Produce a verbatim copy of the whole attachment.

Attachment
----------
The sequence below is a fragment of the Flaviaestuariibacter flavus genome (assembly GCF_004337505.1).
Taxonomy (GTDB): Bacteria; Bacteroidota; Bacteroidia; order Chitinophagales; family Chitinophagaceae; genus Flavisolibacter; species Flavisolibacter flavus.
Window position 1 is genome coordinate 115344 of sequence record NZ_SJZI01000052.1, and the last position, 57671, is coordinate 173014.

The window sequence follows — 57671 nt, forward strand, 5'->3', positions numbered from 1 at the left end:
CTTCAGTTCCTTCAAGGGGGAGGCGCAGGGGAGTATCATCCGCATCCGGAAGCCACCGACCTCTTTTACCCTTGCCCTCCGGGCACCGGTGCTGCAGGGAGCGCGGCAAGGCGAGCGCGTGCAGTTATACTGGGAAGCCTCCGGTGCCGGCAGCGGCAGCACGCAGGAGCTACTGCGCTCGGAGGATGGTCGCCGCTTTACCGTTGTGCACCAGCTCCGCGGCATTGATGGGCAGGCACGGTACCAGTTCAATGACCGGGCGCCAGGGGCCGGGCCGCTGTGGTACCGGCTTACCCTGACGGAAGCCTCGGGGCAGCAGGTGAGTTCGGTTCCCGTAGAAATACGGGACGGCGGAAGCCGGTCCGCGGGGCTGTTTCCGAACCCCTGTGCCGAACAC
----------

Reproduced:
The sequence below is a fragment of the Flaviaestuariibacter flavus genome (assembly GCF_004337505.1).
Taxonomy (GTDB): Bacteria; Bacteroidota; Bacteroidia; order Chitinophagales; family Chitinophagaceae; genus Flavisolibacter; species Flavisolibacter flavus.
Window position 1 is genome coordinate 115344 of sequence record NZ_SJZI01000052.1, and the last position, 57671, is coordinate 173014.

The window sequence follows — 57671 nt, forward strand, 5'->3', positions numbered from 1 at the left end:
CTTCAGTTCCTTCAAGGGGGAGGCGCAGGGGAGTATCATCCGCATCCGGAAGCCACCGACCTCTTTTACCCTTGCCCTCCGGGCACCGGTGCTGCAGGGAGCGCGGCAAGGCGAGCGCGTGCAGTTATACTGGGAAGCCTCCGGTGCCGGCAGCGGCAGCACGCAGGAGCTACTGCGCTCGGAGGATGGTCGCCGCTTTACCGTTGTGCACCAGCTCCGCGGCATTGATGGGCAGGCACGGTACCAGTTCAATGACCGGGCGCCAGGGGCCGGGCCGCTGTGGTACCGGCTTACCCTGACGGAAGCCTCGGGGCAGCAGGTGAGTTCGGTTCCCGTAGAAATACGGGACGGCGGAAGCCGGTCCGCGGGGCTGTTTCCGAACCCCTGTGCCGAACAC